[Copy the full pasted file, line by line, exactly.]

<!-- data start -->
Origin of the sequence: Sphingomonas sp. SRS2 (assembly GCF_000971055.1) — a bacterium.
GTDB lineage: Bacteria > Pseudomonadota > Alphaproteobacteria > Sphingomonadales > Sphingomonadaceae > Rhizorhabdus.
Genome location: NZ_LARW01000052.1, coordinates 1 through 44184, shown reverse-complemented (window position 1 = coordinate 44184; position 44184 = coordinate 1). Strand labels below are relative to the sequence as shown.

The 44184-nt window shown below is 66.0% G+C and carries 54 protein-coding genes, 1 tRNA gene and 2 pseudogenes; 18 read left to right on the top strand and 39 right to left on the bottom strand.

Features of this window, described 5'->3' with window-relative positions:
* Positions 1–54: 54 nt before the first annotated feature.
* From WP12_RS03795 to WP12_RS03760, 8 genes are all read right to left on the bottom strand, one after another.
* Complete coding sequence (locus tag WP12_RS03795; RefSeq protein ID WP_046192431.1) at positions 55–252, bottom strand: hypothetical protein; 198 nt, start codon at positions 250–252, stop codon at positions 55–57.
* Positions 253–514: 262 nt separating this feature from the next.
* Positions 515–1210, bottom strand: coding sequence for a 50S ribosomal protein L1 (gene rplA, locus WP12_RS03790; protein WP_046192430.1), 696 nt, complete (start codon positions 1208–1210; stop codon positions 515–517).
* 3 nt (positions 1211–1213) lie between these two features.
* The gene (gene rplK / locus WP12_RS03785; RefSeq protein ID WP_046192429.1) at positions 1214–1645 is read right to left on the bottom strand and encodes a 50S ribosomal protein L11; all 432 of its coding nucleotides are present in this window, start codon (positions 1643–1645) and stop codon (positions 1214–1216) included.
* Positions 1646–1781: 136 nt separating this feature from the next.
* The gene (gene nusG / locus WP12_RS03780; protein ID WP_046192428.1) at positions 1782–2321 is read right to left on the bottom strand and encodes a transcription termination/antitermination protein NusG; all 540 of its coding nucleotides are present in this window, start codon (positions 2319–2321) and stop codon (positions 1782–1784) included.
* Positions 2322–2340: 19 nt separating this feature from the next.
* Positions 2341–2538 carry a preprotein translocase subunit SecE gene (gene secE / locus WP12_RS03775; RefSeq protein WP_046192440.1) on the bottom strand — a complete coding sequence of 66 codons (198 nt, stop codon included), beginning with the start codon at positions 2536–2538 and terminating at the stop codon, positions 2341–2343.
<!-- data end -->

Origin of the sequence: Sphingomonas sp. SRS2 (assembly GCF_000971055.1) — a bacterium.
GTDB lineage: Bacteria > Pseudomonadota > Alphaproteobacteria > Sphingomonadales > Sphingomonadaceae > Rhizorhabdus.
Genome location: NZ_LARW01000052.1, coordinates 1 through 44184, shown reverse-complemented (window position 1 = coordinate 44184; position 44184 = coordinate 1). Strand labels below are relative to the sequence as shown.

The 44184-nt window shown below is 66.0% G+C and carries 54 protein-coding genes, 1 tRNA gene and 2 pseudogenes; 18 read left to right on the top strand and 39 right to left on the bottom strand.

Features of this window, described 5'->3' with window-relative positions:
* Positions 1–54: 54 nt before the first annotated feature.
* From WP12_RS03795 to WP12_RS03760, 8 genes are all read right to left on the bottom strand, one after another.
* Complete coding sequence (locus tag WP12_RS03795; RefSeq protein ID WP_046192431.1) at positions 55–252, bottom strand: hypothetical protein; 198 nt, start codon at positions 250–252, stop codon at positions 55–57.
* Positions 253–514: 262 nt separating this feature from the next.
* Positions 515–1210, bottom strand: coding sequence for a 50S ribosomal protein L1 (gene rplA, locus WP12_RS03790; protein WP_046192430.1), 696 nt, complete (start codon positions 1208–1210; stop codon positions 515–517).
* 3 nt (positions 1211–1213) lie between these two features.
* The gene (gene rplK / locus WP12_RS03785; RefSeq protein ID WP_046192429.1) at positions 1214–1645 is read right to left on the bottom strand and encodes a 50S ribosomal protein L11; all 432 of its coding nucleotides are present in this window, start codon (positions 1643–1645) and stop codon (positions 1214–1216) included.
* Positions 1646–1781: 136 nt separating this feature from the next.
* The gene (gene nusG / locus WP12_RS03780; protein ID WP_046192428.1) at positions 1782–2321 is read right to left on the bottom strand and encodes a transcription termination/antitermination protein NusG; all 540 of its coding nucleotides are present in this window, start codon (positions 2319–2321) and stop codon (positions 1782–1784) included.
* Positions 2322–2340: 19 nt separating this feature from the next.
* Positions 2341–2538 carry a preprotein translocase subunit SecE gene (gene secE / locus WP12_RS03775; RefSeq protein WP_046192440.1) on the bottom strand — a complete coding sequence of 66 codons (198 nt, stop codon included), beginning with the start codon at positions 2536–2538 and terminating at the stop codon, positions 2341–2343.